It turns out Barbara Bush's stance on abortion was surprisingly progressive, and here's what she had to say about it
Yesterday, April 17th, former first lady Barbara Bush passed away. Bush was married to former President George H.W. Bush, and she and her husband ran the White House as Republicans. Bush was known for her spitfire personality, but lesser known was the fact that despite her party affiliation, she took a surprisingly liberal stance on several social issues — including a woman’s right to choose.
According to Time, the former first lady often responded to questions about her stance on abortion by replying simply, “I’m not going to tell you,” which many took as a sign that she disagreed with her more conservative husband on the issue. A 1992 article in the New York Times makes Bush’s relatively pro-choice position even more apparent; in the article, Bush was quoted saying that the Republican party should not include abortion in its official political platform, although she insisted her stance was neutral.
“I’m not being outspoken or pro or con abortion,” Bush told reporters in 1992. “I’m saying abortion should not be in there, either pro or con.”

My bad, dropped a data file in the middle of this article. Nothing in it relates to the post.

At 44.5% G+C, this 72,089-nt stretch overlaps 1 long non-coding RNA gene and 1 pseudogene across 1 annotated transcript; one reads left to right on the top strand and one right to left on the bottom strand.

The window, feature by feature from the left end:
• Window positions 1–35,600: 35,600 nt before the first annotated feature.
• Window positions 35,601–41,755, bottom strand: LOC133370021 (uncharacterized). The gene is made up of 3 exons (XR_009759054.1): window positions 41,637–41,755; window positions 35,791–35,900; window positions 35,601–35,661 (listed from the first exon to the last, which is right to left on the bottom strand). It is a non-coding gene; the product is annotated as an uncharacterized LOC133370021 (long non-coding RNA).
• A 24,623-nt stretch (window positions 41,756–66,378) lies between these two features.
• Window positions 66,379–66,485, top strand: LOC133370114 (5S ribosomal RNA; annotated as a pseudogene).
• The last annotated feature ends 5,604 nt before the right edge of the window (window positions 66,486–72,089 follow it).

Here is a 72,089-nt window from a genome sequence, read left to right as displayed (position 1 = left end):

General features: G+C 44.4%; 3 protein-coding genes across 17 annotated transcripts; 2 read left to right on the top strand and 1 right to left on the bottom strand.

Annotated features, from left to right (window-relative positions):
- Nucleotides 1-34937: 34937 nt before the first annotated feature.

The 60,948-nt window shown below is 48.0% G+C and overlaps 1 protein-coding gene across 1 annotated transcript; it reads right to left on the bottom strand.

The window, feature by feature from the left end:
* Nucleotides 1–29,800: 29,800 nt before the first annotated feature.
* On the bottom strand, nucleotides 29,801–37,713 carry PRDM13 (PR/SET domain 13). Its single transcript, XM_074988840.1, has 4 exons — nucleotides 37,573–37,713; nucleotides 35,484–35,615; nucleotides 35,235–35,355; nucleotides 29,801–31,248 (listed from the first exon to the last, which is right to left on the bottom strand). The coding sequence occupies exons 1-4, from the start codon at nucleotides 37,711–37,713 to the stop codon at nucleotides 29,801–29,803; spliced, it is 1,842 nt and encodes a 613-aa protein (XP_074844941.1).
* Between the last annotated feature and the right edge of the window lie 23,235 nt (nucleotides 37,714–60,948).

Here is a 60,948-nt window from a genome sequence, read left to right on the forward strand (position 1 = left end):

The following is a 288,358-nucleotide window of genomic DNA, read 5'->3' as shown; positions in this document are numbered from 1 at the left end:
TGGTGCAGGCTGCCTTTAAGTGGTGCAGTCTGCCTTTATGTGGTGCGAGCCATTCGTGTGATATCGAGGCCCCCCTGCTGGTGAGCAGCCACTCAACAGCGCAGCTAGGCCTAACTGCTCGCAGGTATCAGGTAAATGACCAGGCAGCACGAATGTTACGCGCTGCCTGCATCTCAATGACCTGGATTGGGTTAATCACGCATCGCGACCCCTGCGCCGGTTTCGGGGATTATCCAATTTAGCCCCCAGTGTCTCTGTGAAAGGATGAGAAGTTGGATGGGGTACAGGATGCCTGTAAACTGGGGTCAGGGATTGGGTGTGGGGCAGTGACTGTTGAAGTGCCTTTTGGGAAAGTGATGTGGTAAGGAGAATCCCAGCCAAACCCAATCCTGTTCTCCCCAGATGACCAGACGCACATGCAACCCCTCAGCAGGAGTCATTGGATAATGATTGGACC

And according to CNBC, in her 1994 book Barbara Bush: A Memoir, the former first lady wrote even more candidly about her position.
“Let me say again,” she wrote. “I hate abortions, but just could not make that choice for someone else.”
Bush also made a visible effort to reach out to AIDS patients during a time when there were rumors that the disease was spread by touch. After her husband was sworn into office in 1989, she visited a hospice for children with the disease in Washington, D.C., where she was photographed holding a baby.
And the former first lady, along with other members of her family, was a vocal critic of Donald Trump during the 2016 presidential election. In a 2016 CBS interview, she once said that she didn’t “understand why people are for him.”
Bush was 92 years old when she passed away yesterday after battling chronic obstructive pulmonary disease (COPD) and congestive heart failure. She was the second woman in history to serve as both the wife of one president and the mother of another. And her legacy, including her more liberal take on social issues, will continue to live on. Our thoughts are with Bush’s loved ones during this time.